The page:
I want to concentrate on only one aspect of The Last Man for this brief presentation. Without pretending to do justice to the novel in all its dimensions, I will argue that The Last Man belongs squarely in the tradition of British colonialist discourse. Frankenstein is a much more ambivalent text in this regard. Gayatri Chakravorty Spivak sketched out that novel's colonialist sympathies some years ago in "Three Women's Texts and a Critique of Imperialism," a lead that other critics have since followed with significant results. Yet Frankenstein has its anti-colonialist moments as well--from the explicit condemnation of the Spanish conquest of the Americas to a range of tacit connections between the creature (who initially appears to Walton as an Arctic native of some sort, is linked with the Turkish-Arabian Safie, and at one point offers to exile himself to the wilds of South America) and the British colonial other. The Last Man seems rather to participate in the growing imperial confidence of its moment, though not without an ironic twist or two towards the end.
To begin with, it is already a mark of the novel's colonialist tone that, around the end of the 21st century, the British empire is still alive and well. Anna Barbauld, in "Eighteen Hundred and Eleven," had imagined a not-too-distant future in which North American and Australian tourists would visit the faded glories of London, the civilizing spirit having long since moved its home across the Atlantic to the rising South American republics. Mary Shelley, envisioning a time nearly three centuries from her own, still locates England at the center of a trading empire, with major outposts in North America, Greece, Egypt, and India, and with room for further colonial expansion in the seemingly infinite stretches of North America, and in Australia and Tasmania ("Van Dieman's Land"). England owes its continuing imperial sway to its disproportion of "mental power," far outshining the intellectual wattage of larger countries--and continents. Lionel Verney, an internal "savage" from the Lake District (apparently the nascent tourist industry there has fizzled long ago), exemplifies the benefits of English civilization, having been himself reclaimed from the American wilds of the untutored mind, a grateful and accomplished Friday to Adrian's Crusoe.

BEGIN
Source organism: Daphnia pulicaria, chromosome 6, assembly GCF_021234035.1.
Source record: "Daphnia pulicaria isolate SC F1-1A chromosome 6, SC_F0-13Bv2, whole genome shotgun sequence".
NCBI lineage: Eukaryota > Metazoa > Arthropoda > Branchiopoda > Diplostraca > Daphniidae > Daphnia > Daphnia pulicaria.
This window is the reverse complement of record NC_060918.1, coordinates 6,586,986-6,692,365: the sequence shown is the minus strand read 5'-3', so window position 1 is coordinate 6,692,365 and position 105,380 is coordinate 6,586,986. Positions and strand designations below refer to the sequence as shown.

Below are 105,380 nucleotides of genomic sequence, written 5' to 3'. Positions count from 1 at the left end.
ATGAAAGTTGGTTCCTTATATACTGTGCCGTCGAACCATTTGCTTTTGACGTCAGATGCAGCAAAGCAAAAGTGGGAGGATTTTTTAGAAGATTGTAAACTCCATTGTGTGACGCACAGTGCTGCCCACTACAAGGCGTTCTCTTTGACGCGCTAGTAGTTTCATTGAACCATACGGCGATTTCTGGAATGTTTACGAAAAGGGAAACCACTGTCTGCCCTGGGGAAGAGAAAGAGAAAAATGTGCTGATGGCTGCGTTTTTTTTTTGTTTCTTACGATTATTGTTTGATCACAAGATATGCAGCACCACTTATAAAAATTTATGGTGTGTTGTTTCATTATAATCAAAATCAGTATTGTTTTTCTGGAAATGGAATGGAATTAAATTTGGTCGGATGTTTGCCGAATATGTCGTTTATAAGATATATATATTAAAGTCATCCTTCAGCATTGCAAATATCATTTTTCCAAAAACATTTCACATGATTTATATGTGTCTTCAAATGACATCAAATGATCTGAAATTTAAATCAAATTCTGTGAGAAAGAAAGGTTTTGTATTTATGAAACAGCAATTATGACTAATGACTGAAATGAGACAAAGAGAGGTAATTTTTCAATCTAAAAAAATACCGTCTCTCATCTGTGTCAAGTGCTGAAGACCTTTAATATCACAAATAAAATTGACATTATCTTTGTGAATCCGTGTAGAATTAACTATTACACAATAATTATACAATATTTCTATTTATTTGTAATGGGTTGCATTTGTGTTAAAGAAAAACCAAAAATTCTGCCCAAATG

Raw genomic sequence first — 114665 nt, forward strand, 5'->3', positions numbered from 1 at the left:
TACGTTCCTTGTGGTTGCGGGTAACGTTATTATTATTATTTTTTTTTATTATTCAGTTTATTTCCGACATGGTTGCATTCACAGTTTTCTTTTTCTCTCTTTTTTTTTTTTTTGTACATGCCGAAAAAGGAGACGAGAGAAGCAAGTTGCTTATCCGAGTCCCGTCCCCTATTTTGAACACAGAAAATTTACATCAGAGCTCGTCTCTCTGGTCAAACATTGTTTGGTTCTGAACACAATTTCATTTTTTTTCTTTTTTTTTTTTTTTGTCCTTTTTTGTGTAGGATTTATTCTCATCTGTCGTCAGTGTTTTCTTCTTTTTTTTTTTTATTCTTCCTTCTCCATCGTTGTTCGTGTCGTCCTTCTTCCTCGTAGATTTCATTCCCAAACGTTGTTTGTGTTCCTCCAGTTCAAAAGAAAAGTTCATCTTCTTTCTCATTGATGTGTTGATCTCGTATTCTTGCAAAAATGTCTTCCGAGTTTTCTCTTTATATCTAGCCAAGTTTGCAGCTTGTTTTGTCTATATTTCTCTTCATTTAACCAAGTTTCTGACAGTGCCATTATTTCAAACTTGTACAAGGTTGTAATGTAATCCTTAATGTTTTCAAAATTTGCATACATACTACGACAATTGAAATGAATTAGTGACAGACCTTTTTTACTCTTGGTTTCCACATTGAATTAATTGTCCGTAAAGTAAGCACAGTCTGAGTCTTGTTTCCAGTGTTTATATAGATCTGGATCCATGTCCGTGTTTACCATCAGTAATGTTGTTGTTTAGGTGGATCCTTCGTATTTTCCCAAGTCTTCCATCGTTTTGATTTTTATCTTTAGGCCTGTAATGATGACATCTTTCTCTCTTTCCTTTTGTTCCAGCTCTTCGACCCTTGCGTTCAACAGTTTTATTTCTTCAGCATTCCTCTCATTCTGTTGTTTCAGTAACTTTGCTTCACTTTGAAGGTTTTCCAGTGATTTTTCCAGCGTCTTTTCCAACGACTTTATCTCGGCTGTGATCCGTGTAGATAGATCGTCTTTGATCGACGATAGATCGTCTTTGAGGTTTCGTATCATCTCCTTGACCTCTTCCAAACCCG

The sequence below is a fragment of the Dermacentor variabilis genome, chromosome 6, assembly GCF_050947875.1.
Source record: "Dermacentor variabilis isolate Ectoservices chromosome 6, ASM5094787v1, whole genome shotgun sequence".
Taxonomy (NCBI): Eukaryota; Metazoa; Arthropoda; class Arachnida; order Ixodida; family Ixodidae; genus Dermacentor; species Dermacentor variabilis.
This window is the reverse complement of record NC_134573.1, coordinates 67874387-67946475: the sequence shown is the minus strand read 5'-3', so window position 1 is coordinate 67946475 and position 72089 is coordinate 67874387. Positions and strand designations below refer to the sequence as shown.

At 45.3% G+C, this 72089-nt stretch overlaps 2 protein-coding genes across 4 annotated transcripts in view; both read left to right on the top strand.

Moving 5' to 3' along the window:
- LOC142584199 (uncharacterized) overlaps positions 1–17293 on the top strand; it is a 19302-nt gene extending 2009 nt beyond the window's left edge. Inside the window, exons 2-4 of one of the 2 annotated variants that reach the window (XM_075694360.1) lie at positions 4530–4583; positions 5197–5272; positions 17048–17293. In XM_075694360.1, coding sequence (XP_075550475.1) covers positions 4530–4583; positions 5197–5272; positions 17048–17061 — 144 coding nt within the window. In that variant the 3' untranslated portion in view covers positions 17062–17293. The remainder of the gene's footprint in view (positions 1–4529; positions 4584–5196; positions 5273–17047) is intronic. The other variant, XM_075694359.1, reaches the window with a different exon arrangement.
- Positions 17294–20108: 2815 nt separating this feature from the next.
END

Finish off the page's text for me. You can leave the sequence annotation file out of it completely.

England seems to be the leading power in a European confederation against Asia, which is still dominated by the Turks. The opposition between Europe and the Turks, the cross and the crescent, could hardly be starker. Greece, on the cusp between the "Mahometan" and Christian spheres, hosts a "mighty struggle" between civilization and "barbarism" of the East; while every European nation has continued to "advance," Turkey has "stood still, a monument of antique barbarism." Lord Raymond returns to Greece not only to fight for Greek independence but with vague hopes of conquering Asia, and dies in a remorseless effort to humiliate Turkey by planting the cross on Constantinople's principal mosque. Only the plague, it seems, prevents the Christian overthrow of the "empire of the Mahometans in Europe" from leading to a final (and long deferred) tightening of the "silver net of civilization" around Asia. Not that Asia is all that easy to delimit--Georgia and Circassia are evidently still Muslim territories at the novel's end (just where does Europe end and the East begin?) and European women constitute an Oriental fifth column of sorts. We might expect the aristocratic bad girl Evadne to play the "Sultana," but even Perdita (Dorothy to Lionel's William) can find herself in the role of "Sybarite on a luxurious couch," for all her Westmoreland rusticity.